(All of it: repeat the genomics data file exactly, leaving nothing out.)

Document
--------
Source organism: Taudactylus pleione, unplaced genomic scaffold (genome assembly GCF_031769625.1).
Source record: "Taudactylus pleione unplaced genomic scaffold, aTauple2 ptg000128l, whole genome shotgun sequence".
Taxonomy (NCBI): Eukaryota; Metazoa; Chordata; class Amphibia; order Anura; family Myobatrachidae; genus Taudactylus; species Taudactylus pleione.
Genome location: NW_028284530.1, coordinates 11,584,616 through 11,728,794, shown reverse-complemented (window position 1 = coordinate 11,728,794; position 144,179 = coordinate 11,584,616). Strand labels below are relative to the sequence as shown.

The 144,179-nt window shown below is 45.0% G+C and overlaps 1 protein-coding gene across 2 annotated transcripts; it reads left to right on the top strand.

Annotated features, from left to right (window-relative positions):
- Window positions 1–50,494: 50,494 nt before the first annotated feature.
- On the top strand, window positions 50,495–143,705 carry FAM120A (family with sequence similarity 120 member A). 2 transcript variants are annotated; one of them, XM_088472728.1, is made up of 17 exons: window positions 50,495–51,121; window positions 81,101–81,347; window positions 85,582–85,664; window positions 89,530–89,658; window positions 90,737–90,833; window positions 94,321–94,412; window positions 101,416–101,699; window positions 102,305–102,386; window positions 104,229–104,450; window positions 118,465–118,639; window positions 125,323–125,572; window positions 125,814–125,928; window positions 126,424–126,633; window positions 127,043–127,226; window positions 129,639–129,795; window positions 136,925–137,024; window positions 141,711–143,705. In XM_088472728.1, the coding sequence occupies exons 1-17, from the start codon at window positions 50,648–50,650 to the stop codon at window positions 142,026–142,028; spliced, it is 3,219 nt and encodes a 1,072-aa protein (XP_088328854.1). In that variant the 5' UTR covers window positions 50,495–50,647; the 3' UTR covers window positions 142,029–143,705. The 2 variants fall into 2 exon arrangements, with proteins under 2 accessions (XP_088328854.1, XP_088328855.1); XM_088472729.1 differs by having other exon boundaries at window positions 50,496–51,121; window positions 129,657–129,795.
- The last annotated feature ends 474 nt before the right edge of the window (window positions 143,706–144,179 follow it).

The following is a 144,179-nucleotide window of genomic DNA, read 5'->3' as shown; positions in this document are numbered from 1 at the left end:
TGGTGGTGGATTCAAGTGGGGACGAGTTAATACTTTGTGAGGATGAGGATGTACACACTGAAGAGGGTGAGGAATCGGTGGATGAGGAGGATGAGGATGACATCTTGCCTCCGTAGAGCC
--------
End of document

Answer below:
Source organism: Taudactylus pleione, unplaced genomic scaffold (genome assembly GCF_031769625.1).
Source record: "Taudactylus pleione unplaced genomic scaffold, aTauple2 ptg000128l, whole genome shotgun sequence".
Taxonomy (NCBI): Eukaryota; Metazoa; Chordata; class Amphibia; order Anura; family Myobatrachidae; genus Taudactylus; species Taudactylus pleione.
Genome location: NW_028284530.1, coordinates 11,584,616 through 11,728,794, shown reverse-complemented (window position 1 = coordinate 11,728,794; position 144,179 = coordinate 11,584,616). Strand labels below are relative to the sequence as shown.

The 144,179-nt window shown below is 45.0% G+C and overlaps 1 protein-coding gene across 2 annotated transcripts; it reads left to right on the top strand.

Annotated features, from left to right (window-relative positions):
- Window positions 1–50,494: 50,494 nt before the first annotated feature.
- On the top strand, window positions 50,495–143,705 carry FAM120A (family with sequence similarity 120 member A). 2 transcript variants are annotated; one of them, XM_088472728.1, is made up of 17 exons: window positions 50,495–51,121; window positions 81,101–81,347; window positions 85,582–85,664; window positions 89,530–89,658; window positions 90,737–90,833; window positions 94,321–94,412; window positions 101,416–101,699; window positions 102,305–102,386; window positions 104,229–104,450; window positions 118,465–118,639; window positions 125,323–125,572; window positions 125,814–125,928; window positions 126,424–126,633; window positions 127,043–127,226; window positions 129,639–129,795; window positions 136,925–137,024; window positions 141,711–143,705. In XM_088472728.1, the coding sequence occupies exons 1-17, from the start codon at window positions 50,648–50,650 to the stop codon at window positions 142,026–142,028; spliced, it is 3,219 nt and encodes a 1,072-aa protein (XP_088328854.1). In that variant the 5' UTR covers window positions 50,495–50,647; the 3' UTR covers window positions 142,029–143,705. The 2 variants fall into 2 exon arrangements, with proteins under 2 accessions (XP_088328854.1, XP_088328855.1); XM_088472729.1 differs by having other exon boundaries at window positions 50,496–51,121; window positions 129,657–129,795.
- The last annotated feature ends 474 nt before the right edge of the window (window positions 143,706–144,179 follow it).

The following is a 144,179-nucleotide window of genomic DNA, read 5'->3' as shown; positions in this document are numbered from 1 at the left end:
TGGTGGTGGATTCAAGTGGGGACGAGTTAATACTTTGTGAGGATGAGGATGTACACACTGAAGAGGGTGAGGAATCGGTGGATGAGGAGGATGAGGATGACATCTTGCCTCCGTAGAGCC